“We also have a mailbox on our website, and welcome the opportunity to provide guidance and support to MWOBs interested in doing business with the FDIC. While the federal process can seem cumbersome and complex, the FDIC has its contracting process outlined in the Acquisition Policy Manual (APM). The FDIC’s APM is available on our web page as well. But whether or not you get a contract with us, we continue to reach out and use the FDIC’s CRL for future solicitations. In some instances, an MWOB may not be qualified to perform as a prime contractor. To gain experience, it may be beneficial for an MWOB to enter into a subcontracting agreement with a prime, when applicable. We want to provide MWOBs with meaningful guidance and technical support.”
Lam reports that the FDIC’s Financial Institution Diversity is a program for assessing the diversity policies and practices of the FDIC’s regulated financial institutions. OMWI encourages FDIC-regulated financial institutions to voluntarily conduct an annual diversity self-assessment based on the Standards identified in the Interagency Policy Statement that was developed by the FDIC and other federal financial regulators. The Standards offer guidance and a framework that enable financial institutions to voluntarily assess its diversity and inclusion practices. Information collected from financial institutions is aggregated and analyzed for the purpose of monitoring progress and trends of diversity and inclusion in employment and contracting activities. The analyses also provide the opportunity to identify exemplary policies and practices.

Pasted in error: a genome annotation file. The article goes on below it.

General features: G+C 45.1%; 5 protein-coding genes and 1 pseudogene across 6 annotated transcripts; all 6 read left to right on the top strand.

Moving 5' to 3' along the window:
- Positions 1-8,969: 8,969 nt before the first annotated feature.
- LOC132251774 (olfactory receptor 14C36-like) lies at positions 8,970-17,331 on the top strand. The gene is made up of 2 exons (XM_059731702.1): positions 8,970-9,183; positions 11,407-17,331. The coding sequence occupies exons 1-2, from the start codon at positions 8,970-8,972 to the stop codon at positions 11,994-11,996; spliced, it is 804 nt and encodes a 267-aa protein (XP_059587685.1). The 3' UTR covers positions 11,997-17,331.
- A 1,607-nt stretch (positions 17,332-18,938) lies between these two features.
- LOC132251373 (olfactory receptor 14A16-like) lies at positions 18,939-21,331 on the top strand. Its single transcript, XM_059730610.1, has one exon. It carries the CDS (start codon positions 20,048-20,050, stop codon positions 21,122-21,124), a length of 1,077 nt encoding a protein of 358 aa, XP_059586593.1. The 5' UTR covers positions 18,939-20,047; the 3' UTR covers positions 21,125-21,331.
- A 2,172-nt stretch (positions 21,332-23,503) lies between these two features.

Lam also proudly notes that FDIC has been named to the top of the Best Places to Work (mid-sized agency), including several years in the top spot. She believes that leading by example -by being a truly diverse and inclusive organization-is the best way to ensure diversity and inclusion throughout the FDIC, and its institutional and supplier chain.
As a seven-year old immigrant in 1975, Claire Lam could not have conceived of working for the federal government, let alone making a career of it. Yet, because of the commitment to diversity by agencies like the FDIC, she has had an extremely long and successful career doing just that, while helping Minority and Women-Owned Businesses do the same.